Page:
5) Time to rest, recharge, and plan for next year

Sometimes…you all just need an extended break. Your kids need a solid break to explore the creek in the backyard and build a fort. You may want to read a non-education book and get your house in order or redecorate. I know a lot of parents who also take the summer to plan out their curriculum for next year, decide on unit studies, and pick field trips.

Education isn’t one-size-fits-all. When it comes to what and when you study, you decide. And that’s awesome.

Elizabeth Caraway has homeschooled for eight years. Before moving to Virginia, she lived in Ohio, where she served as the homeschool outreach program founder and director for a local nursing home for four years and helped facilitate another local group of 500+ homeschoolers. She has also taught homeschool group French classes and participated in homeschool cooperatives. Liz is a graduate of the U.S. Air Force Academy, where she later taught in the Dept of English, and the University of Delaware, where she earned an M.A. in English Literature. An Air Force veteran, Liz enjoys acrylic painting, time in nature, and travel. She lives in Sterling, VA, with her two daughters and computer nerd husband.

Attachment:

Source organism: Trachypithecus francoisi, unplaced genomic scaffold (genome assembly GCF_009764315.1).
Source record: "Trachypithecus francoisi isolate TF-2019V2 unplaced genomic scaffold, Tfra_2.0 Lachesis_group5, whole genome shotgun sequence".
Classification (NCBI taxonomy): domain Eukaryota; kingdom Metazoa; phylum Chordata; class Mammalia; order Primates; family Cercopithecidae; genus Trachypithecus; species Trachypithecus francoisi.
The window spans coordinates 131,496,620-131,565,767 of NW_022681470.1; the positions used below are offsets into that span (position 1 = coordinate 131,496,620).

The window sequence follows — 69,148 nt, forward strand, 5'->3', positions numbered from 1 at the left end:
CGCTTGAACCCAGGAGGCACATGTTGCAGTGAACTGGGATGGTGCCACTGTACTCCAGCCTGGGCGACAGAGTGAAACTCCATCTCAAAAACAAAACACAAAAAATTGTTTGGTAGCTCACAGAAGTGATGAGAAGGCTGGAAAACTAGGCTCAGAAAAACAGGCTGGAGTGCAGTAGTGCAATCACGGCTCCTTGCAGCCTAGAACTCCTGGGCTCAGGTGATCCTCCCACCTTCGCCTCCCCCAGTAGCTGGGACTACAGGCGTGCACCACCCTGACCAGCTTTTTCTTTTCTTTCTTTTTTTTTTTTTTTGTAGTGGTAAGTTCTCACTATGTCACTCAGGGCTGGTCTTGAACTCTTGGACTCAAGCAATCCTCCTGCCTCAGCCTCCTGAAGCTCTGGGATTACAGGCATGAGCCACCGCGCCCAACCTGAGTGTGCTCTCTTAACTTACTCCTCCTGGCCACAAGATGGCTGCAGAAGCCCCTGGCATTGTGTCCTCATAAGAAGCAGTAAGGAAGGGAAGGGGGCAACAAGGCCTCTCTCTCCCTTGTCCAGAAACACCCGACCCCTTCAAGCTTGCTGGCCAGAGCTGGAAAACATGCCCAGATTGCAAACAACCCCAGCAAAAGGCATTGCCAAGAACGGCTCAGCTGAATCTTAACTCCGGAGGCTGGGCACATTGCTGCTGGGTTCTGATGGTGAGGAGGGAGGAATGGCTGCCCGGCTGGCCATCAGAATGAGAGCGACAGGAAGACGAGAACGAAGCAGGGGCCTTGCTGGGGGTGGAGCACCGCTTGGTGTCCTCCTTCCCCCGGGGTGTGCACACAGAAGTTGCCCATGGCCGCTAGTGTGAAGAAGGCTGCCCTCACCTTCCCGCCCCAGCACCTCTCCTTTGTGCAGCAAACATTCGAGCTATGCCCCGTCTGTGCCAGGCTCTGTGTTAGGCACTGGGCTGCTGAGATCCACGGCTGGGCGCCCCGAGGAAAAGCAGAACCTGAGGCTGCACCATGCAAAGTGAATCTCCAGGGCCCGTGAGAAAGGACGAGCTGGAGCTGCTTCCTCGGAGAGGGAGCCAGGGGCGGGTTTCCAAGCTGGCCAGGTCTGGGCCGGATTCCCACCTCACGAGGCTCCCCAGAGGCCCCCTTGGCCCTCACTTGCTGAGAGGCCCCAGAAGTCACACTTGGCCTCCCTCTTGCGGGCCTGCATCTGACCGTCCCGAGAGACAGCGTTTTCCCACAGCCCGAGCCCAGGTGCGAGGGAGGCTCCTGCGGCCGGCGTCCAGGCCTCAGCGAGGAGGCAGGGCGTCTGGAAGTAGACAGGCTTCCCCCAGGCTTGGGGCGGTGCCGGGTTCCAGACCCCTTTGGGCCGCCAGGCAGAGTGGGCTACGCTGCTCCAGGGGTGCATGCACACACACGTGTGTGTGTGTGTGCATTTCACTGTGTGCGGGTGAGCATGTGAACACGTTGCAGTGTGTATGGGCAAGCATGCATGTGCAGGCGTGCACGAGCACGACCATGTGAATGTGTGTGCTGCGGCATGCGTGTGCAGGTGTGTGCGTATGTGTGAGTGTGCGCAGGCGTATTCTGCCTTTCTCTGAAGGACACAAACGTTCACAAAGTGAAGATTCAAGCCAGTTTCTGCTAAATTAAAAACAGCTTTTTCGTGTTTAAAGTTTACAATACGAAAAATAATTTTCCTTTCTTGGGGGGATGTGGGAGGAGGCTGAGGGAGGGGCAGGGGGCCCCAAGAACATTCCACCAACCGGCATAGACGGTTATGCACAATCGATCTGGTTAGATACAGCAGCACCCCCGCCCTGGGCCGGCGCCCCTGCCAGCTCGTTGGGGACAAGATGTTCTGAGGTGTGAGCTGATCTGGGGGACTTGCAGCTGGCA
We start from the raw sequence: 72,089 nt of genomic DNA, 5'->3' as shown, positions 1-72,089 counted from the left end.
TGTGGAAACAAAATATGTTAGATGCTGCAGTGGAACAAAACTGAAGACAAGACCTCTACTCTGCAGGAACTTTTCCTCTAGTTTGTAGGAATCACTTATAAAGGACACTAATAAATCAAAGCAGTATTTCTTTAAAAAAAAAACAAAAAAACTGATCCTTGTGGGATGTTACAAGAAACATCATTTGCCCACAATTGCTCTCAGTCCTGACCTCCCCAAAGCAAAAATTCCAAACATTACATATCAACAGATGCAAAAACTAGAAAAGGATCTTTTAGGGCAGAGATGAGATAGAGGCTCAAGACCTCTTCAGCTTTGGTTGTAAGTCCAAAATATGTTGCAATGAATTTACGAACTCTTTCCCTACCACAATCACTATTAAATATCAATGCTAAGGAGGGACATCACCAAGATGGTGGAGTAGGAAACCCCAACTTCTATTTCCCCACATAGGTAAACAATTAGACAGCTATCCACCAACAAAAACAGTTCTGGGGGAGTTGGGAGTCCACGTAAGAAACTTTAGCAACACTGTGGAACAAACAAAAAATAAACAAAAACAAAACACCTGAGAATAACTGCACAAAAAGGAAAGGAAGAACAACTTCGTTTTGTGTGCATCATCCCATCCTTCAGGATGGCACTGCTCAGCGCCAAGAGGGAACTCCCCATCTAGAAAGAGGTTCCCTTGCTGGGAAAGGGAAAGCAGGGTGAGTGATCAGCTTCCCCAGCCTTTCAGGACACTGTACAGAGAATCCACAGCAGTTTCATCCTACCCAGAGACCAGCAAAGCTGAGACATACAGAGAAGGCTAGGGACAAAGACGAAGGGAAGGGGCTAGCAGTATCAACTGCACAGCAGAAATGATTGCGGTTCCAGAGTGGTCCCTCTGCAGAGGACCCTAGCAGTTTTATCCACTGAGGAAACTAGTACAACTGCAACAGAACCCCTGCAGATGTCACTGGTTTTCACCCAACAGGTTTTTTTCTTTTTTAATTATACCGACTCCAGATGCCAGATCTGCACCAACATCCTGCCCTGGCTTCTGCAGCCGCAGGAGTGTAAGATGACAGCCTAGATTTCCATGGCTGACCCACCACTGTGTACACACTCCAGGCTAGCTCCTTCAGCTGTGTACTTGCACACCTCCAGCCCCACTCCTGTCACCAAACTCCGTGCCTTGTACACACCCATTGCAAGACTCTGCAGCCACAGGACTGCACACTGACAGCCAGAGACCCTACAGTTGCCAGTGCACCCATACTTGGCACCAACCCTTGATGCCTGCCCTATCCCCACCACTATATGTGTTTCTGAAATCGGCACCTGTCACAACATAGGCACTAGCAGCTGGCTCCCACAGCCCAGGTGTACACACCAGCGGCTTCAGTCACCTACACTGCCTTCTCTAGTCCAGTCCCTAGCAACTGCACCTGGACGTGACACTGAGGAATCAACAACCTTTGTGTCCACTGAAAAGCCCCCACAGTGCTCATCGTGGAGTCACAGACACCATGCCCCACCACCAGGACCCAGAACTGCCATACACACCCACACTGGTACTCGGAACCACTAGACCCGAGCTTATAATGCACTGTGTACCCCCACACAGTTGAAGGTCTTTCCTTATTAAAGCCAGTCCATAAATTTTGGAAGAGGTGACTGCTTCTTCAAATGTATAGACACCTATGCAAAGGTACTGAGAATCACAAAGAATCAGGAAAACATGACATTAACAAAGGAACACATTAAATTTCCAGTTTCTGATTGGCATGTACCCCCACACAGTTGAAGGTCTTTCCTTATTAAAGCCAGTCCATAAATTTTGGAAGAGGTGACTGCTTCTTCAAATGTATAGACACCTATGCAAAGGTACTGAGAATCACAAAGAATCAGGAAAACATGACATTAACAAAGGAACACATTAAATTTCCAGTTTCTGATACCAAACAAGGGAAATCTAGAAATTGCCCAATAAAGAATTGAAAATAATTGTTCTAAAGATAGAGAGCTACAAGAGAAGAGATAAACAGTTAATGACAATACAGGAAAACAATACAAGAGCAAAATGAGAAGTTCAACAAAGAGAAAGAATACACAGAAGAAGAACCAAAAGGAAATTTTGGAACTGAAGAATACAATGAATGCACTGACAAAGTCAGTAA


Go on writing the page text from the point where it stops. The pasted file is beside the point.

Opinions expressed by individual writers in this blog do not necessarily reflect the views of the Board of Directors of The Organization of Virginia Homeschoolers, nor do they represent an official position of VaHomeschoolers.  Writers’ views are their own, and readers are encouraged to research and explore homeschooling issues to their own satisfaction.